Our Founding Fathers wanted an open government and in the Constitution Article 1, Section 5, paragraph 3 it states that there will be written records of the proceedings of Congress. This ensures an open, accessible, and accountable government. It was also to describe the words and actions of elected officials. Today there are public libraries that refuse to allow any type of meeting by religious groups declaring the “separation of church and state”, yet in the first week of December of 1800 Congress declared that the Capitol building would be used as a church on Sundays. This is verified by many members of Congress that attended the services at the Capitol and wrote about it in their diaries.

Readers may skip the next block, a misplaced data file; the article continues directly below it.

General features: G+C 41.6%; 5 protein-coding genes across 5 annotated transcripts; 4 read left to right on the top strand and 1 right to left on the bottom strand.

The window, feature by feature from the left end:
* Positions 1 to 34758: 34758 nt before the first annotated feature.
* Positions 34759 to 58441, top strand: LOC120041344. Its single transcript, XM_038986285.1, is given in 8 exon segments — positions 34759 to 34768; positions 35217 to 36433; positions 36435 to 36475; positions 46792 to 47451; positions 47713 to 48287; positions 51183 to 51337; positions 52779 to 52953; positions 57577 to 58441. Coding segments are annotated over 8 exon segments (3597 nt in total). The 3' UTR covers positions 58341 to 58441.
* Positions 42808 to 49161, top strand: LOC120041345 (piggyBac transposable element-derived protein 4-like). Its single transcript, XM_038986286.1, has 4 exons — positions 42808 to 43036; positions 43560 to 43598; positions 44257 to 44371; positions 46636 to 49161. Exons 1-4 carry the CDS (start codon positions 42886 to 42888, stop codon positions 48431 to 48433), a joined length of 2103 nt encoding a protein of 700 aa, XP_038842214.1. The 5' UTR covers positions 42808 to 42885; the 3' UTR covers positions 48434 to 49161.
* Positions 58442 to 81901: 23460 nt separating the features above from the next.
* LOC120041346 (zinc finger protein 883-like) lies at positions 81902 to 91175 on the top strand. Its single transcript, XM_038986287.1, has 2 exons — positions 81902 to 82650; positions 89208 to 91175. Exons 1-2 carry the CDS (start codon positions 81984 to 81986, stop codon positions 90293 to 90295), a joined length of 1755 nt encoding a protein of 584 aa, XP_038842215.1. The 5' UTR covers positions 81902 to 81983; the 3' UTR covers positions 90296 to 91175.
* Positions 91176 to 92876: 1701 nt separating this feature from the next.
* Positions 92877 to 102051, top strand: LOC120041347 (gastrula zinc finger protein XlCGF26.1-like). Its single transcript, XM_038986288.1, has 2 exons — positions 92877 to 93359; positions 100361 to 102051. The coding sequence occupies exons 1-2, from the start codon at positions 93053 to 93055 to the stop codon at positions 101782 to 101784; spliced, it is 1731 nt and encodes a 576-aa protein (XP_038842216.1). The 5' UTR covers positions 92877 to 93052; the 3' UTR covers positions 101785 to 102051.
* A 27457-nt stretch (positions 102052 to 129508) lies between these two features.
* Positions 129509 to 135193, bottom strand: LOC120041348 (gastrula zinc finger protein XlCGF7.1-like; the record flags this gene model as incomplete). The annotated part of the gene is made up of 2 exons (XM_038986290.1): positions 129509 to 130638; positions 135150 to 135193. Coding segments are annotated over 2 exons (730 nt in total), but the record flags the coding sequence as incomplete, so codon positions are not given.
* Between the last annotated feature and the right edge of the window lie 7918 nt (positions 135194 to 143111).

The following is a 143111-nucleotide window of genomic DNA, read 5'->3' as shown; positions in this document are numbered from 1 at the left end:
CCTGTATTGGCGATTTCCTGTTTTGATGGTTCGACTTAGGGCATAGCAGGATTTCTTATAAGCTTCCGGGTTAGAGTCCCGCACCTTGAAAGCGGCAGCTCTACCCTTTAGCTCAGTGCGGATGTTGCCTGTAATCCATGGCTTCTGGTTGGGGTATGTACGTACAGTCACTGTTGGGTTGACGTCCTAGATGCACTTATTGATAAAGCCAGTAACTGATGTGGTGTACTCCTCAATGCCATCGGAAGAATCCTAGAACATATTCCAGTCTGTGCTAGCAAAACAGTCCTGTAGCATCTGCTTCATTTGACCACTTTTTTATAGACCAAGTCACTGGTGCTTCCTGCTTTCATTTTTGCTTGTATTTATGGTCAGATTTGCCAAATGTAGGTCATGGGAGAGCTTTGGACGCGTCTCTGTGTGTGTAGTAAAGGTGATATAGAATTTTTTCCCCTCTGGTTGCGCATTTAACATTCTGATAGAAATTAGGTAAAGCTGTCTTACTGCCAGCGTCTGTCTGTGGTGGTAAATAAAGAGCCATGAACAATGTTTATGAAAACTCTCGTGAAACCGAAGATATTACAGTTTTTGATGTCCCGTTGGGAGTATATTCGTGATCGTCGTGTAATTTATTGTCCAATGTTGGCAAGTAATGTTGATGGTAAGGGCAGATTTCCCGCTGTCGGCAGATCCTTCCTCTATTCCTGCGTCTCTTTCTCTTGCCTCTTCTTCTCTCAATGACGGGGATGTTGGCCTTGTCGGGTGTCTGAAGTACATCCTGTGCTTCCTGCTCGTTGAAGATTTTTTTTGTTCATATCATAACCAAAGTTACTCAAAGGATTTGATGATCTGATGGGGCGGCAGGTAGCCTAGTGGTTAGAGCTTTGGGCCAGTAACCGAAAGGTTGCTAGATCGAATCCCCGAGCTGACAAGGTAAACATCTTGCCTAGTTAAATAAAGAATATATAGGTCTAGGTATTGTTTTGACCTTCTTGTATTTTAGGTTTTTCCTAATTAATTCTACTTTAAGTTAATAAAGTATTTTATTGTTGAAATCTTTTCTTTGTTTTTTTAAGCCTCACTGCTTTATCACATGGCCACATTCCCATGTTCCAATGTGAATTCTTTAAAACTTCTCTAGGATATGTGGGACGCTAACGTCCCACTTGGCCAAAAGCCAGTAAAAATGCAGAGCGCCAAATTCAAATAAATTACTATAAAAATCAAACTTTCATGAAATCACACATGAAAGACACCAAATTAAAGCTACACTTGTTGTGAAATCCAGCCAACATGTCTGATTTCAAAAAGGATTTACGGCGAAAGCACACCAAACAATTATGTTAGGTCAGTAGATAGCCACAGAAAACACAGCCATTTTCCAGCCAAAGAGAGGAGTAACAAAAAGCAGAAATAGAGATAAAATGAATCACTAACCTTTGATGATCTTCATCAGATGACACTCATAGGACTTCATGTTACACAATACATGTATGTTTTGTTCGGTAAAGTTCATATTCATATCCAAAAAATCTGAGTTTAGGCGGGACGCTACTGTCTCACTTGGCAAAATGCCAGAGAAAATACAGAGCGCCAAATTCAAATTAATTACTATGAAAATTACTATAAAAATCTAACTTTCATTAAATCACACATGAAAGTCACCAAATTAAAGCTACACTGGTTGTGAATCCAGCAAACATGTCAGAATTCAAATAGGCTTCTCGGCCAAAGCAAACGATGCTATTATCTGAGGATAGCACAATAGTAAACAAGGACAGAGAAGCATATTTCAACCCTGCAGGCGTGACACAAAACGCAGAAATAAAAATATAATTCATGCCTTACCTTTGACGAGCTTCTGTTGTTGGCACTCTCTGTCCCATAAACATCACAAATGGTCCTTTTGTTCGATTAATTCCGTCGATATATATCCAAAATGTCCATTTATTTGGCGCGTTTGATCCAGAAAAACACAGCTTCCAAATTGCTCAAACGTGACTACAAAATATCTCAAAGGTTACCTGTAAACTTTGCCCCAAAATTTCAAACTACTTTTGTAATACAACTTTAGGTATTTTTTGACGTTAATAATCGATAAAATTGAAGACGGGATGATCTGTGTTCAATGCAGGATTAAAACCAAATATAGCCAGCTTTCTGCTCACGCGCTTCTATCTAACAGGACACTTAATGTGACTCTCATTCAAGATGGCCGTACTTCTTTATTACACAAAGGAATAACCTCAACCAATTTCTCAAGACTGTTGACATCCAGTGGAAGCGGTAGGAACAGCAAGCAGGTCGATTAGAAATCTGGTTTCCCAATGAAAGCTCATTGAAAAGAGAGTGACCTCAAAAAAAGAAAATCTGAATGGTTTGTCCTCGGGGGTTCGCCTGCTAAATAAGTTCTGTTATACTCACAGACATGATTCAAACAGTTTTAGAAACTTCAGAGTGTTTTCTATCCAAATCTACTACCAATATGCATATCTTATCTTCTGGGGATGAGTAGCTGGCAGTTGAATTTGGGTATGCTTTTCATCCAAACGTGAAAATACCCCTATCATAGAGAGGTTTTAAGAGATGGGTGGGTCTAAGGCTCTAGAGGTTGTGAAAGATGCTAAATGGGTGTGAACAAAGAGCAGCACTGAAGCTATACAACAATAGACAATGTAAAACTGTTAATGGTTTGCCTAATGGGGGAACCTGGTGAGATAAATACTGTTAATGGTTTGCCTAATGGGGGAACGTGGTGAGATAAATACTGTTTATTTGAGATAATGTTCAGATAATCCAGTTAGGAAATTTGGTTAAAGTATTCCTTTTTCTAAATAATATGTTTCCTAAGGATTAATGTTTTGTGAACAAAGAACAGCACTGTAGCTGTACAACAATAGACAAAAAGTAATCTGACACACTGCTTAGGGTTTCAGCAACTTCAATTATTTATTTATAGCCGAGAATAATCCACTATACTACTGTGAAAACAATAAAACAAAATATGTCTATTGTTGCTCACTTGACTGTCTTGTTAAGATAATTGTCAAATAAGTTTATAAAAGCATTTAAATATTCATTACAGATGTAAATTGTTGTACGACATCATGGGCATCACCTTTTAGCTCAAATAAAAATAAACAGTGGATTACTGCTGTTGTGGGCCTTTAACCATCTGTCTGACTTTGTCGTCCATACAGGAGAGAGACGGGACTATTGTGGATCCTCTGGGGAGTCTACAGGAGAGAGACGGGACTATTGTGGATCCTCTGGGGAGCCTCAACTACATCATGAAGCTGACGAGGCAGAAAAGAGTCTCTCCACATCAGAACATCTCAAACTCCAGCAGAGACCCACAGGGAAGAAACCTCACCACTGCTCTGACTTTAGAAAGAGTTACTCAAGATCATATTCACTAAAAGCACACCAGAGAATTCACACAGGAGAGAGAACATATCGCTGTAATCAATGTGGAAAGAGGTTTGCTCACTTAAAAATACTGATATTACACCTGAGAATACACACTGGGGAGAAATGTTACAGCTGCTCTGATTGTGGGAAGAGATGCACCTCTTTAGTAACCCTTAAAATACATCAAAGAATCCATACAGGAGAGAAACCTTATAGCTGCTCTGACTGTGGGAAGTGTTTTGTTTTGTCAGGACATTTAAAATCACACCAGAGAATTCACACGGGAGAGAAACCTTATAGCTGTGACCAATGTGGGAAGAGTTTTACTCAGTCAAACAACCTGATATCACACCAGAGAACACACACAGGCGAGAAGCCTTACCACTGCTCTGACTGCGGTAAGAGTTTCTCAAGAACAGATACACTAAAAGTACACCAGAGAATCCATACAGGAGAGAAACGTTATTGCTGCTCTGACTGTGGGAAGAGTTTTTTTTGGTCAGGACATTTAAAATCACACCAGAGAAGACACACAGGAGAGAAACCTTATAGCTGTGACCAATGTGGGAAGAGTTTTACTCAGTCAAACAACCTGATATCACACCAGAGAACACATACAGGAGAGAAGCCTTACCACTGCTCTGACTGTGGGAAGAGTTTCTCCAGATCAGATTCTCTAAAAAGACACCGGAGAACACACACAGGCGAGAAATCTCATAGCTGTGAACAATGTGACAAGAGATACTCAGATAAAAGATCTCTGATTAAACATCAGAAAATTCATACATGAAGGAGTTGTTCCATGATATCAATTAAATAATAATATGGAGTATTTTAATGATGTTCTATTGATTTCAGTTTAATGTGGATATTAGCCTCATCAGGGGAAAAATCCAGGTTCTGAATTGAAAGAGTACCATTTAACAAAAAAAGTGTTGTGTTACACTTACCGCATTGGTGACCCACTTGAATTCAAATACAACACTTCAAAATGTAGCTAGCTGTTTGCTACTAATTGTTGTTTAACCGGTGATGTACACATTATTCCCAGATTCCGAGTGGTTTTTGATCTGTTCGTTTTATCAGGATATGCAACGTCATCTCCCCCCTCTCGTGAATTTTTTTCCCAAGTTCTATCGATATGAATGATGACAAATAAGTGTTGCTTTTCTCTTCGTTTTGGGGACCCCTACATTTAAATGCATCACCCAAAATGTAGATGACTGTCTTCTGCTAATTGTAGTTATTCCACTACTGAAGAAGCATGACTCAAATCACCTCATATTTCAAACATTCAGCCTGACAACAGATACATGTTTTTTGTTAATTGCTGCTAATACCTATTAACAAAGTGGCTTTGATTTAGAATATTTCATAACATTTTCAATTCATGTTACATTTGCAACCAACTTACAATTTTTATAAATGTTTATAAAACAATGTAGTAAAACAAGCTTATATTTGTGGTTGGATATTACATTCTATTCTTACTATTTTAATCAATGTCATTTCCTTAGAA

Our history has been taken from us and a false history has been put in its place. We must dust off our real history and demand that it be taught.